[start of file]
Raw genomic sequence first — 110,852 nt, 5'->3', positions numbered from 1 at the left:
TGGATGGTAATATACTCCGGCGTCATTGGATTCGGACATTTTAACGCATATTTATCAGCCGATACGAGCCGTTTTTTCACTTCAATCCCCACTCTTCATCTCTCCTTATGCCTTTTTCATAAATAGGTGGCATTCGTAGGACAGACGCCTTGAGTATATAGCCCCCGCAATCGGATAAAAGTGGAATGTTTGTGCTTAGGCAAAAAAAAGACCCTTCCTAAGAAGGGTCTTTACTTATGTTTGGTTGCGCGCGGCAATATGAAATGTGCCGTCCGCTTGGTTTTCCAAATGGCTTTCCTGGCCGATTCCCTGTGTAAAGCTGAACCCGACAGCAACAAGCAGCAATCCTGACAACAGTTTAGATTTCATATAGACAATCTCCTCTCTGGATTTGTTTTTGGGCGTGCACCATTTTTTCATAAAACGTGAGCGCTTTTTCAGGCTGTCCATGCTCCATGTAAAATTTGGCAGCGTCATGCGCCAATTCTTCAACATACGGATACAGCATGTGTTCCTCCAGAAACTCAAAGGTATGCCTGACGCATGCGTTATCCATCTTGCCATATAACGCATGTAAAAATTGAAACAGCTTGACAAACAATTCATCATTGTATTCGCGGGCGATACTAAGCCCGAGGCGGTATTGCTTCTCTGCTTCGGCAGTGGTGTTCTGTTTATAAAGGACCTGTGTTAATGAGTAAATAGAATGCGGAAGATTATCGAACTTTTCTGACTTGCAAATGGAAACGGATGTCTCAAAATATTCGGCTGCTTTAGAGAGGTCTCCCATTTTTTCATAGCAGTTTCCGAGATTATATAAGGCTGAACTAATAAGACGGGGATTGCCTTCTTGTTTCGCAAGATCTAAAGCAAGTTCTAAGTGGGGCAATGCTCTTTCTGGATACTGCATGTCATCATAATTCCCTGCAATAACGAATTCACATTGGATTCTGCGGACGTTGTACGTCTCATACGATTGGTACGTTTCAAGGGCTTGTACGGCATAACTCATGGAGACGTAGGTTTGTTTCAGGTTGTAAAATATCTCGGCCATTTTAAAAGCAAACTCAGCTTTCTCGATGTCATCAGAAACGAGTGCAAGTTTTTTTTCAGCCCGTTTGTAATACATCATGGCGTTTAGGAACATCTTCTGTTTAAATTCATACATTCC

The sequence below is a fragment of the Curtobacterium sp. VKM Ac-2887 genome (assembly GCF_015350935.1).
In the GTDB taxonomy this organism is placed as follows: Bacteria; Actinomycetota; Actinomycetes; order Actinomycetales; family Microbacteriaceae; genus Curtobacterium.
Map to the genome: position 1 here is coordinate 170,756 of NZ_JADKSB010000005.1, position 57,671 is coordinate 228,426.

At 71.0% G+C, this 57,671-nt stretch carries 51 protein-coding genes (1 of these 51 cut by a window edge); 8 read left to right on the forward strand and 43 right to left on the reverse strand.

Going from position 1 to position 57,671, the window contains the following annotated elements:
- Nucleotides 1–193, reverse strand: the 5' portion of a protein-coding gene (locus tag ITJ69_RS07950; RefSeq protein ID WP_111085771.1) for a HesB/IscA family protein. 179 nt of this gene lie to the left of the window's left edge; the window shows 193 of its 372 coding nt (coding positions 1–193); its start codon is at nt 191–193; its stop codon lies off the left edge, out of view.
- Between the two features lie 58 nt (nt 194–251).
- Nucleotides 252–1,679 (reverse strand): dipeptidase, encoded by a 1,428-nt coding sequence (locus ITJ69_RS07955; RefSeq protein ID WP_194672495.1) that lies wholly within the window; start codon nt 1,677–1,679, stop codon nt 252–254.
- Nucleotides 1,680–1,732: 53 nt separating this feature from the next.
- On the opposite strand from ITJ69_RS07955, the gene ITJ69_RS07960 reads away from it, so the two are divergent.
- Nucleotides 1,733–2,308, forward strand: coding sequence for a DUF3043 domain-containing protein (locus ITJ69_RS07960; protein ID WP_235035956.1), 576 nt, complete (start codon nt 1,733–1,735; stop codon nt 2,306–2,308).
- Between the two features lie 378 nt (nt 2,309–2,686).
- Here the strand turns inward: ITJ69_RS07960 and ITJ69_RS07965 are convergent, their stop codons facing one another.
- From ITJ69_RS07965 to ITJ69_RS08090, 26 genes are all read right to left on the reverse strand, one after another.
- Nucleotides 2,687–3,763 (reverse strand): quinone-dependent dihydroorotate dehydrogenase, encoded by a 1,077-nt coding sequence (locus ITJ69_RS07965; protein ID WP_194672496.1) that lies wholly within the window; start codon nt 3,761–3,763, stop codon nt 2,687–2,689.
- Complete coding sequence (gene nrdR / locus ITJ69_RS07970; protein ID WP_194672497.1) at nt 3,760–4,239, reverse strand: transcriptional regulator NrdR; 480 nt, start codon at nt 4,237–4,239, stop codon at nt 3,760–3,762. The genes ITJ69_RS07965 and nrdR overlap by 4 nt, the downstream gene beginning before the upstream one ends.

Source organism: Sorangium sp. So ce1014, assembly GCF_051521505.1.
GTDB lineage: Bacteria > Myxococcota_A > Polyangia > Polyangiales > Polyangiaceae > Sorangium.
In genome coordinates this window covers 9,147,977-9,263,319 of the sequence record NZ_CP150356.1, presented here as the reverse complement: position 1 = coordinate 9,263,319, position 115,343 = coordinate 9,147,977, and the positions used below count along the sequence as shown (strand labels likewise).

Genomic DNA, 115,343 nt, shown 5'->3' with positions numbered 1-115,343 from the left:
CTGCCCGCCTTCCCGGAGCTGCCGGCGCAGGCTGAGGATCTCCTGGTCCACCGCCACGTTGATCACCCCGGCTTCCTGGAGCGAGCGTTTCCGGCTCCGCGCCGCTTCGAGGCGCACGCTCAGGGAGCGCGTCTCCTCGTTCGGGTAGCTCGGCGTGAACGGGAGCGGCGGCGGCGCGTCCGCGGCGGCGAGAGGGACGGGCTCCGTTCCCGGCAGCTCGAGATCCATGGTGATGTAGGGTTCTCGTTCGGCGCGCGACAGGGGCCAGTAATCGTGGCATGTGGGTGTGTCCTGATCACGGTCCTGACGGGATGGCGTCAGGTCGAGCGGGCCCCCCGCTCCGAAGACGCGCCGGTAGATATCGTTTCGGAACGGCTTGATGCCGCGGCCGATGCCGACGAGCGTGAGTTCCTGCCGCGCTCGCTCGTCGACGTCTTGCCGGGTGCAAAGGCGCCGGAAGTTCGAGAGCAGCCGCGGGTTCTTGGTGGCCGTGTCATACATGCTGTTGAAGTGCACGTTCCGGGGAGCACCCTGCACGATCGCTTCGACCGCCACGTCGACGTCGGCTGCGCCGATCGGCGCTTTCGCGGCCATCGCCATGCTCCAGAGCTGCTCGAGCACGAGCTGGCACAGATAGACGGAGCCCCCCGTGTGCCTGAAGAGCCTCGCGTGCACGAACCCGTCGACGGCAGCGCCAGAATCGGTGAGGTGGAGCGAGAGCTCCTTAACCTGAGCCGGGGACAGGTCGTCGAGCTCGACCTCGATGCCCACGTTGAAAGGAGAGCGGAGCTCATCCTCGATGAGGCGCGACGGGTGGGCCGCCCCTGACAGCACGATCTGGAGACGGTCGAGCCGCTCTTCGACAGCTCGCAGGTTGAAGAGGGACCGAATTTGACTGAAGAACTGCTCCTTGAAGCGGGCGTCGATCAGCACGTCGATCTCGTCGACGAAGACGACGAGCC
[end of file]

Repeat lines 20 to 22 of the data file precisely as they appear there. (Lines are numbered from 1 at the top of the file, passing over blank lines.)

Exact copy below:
GTDB lineage: Bacteria > Myxococcota_A > Polyangia > Polyangiales > Polyangiaceae > Sorangium.
In genome coordinates this window covers 9,147,977-9,263,319 of the sequence record NZ_CP150356.1, presented here as the reverse complement: position 1 = coordinate 9,263,319, position 115,343 = coordinate 9,147,977, and the positions used below count along the sequence as shown (strand labels likewise).

Genomic DNA, 115,343 nt, shown 5'->3' with positions numbered 1-115,343 from the left: